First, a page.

On reaching Stein, the train goes into track 2 (next to the station) and the engine cuts off from the train, pulling all outgoing cars from Stein and placing them on track 1. The engine then returns to its train and this time pulls out the new cars for Stein, leaving the cars for Kleinbach on track 2. The engine then places the inbound cars on various tracks at Stein and returns to its remaining train on track 1, departing for Kleinbach. (Normally there would not be any cars going from Stein to Kleinbach.)

The train then proceeds to Kleinbach and switches the tracks there. On its return trip with outbound cars from Kleinbach, the train proceeds through track 1 and backs into track 2 to pick up the outbound cars from Stein, before proceeding back to Mittelstadt.

Once the entire freight is in track 1, it could have a meet with an up-bound passenger train using track 2.

One reason the outbound cars are stored on track 1 is that the station track remains open for passenger (or other) trains. However, with the stored cars, an engine from another train cannot run around its train — without a lot of extra work.,

The structures

The station and hotel are essentially complete and the subject of this installment; The Bahnmeister building is also essentially complete, and, as it involved the complete reworking of two Kibri structures, will likely be the subject of a future article. The co-op complex is currently (March 2018) a work in progress and will get a look in a later part in this series.

As noted in the introductory part, it was the stone station — based on the original appearance of the station at Flirsch on the Arlberg line in Austria, that would set the tone for the town’s character. Fortunately, I found several similar kits that would fit that style. Some of these were built as intended; others received a substantial reworking.

The station

The station is a Pola kit, one of that company’s “Meister” (master) series, that was originally built — many years ago — fairly much as intended in the kit’s instructions. It had been sitting on a bookshelf in my living room (along with some display track and a few pieces of rolling stock) while I’ve lived at three different locations.

When I first built this kit, probably about 20 years ago, LED lighting was still well off in the future, so, I had wired the structure with a series of tiny light bulbs. The first step was to remove these and rewire the structure with LEDs, particularly with a strip of LED lights under the trackside canopy.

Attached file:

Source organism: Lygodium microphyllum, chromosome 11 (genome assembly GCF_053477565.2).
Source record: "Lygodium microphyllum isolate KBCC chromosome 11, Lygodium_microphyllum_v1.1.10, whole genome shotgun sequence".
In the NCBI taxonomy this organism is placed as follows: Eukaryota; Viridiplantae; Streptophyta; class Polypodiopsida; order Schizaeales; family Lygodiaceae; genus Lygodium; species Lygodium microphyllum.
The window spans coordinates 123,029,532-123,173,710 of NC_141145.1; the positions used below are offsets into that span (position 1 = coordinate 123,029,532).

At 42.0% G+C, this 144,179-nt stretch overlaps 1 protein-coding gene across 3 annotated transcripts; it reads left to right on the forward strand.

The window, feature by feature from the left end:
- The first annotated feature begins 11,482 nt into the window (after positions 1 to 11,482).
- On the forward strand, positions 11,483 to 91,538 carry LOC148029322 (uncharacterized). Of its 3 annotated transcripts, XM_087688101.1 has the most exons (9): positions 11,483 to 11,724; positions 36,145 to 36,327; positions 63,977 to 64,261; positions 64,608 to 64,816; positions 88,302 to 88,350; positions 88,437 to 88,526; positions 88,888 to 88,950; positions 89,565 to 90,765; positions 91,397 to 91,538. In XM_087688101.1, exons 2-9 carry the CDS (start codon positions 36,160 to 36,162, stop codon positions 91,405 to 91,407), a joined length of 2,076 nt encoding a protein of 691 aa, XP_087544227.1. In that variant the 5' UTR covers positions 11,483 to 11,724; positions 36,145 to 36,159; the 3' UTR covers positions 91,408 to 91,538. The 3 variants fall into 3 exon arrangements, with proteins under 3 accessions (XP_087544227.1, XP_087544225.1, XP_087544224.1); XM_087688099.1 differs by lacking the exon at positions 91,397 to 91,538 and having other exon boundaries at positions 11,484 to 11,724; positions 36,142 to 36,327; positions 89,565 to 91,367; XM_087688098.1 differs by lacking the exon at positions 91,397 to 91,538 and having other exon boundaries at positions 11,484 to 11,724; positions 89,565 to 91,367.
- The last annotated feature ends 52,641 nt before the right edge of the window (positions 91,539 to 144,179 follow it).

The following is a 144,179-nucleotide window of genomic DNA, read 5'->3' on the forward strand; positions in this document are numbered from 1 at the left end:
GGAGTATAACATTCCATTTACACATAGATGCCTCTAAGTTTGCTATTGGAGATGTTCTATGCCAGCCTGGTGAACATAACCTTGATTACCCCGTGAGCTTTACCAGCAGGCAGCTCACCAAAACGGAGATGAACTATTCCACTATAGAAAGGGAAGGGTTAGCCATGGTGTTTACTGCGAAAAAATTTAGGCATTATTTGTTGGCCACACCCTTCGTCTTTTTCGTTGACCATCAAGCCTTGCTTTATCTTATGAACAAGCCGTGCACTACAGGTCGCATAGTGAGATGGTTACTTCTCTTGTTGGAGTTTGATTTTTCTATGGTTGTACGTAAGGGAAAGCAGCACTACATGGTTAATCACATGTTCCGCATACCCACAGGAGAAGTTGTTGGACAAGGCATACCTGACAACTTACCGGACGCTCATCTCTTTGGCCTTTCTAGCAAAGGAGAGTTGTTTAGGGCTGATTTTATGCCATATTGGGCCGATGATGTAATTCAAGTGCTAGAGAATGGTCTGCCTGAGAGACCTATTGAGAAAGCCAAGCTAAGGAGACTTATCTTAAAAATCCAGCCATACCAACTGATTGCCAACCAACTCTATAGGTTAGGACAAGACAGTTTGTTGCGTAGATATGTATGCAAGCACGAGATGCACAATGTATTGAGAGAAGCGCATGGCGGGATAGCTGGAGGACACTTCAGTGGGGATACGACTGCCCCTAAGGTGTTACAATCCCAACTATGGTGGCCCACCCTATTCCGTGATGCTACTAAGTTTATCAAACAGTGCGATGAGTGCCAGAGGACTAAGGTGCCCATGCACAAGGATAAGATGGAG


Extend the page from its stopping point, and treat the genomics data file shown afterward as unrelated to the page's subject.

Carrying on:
WPola-Flirsch

This Pola catalog illustration shows the station as it was intended to look. Note the lack of shutters and flower boxes — and the old-style station signs.

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And, here’s the station as I built it, after its “modernization.”

Then, as the station has only a short section of usable platform, I built an entirely new platform around the building — with short extensions the left and right. The platform around the building came from left-over parts from when I turned several modern Kibri station kits into a department store.

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Of course, the platforms to the left and right also needed platform lights, though these were not yet hooked up in the photos here. (The platform lamps are from Viessmann, and have LEDs.)

As I am using Roco Line track with roadbed, both the main structure and the accompanying platforms had to be shimmed up to a more appropriate height in comparison to the top of the track.

Because the kit depicts the station in its era 1-2 appearance, I had originally built it with details appropriate to that era, for example with crates and barrels piled around the station. All those obviously dated details were removed and more figures appropriate to era 5-6 were added.

I made station signs matching the current Austrian style in two different sizes.

I also added shutters and flower boxes, as well as ÖBB “Pflatsch” logos A few parts that had come loose over the years were reglued. Fortunately, I had not glued the roofs during original construction, which made wring in the LEDs much simpler.

(The shutters came from a Kibri accessory kit that is not currently offered by that company but that can still be found on the Internet from some European dealers.)

On the whole, these changes were not a huge project, and the made a substantial impact on the appearance of the station. I’ll add more details after final installation, because many of these details have a tendency to break or fall off during handling.

The hotel

An obvious second key structure was a small hotel — actually more of a guesthouse/bed and breakfast for visitors to the town.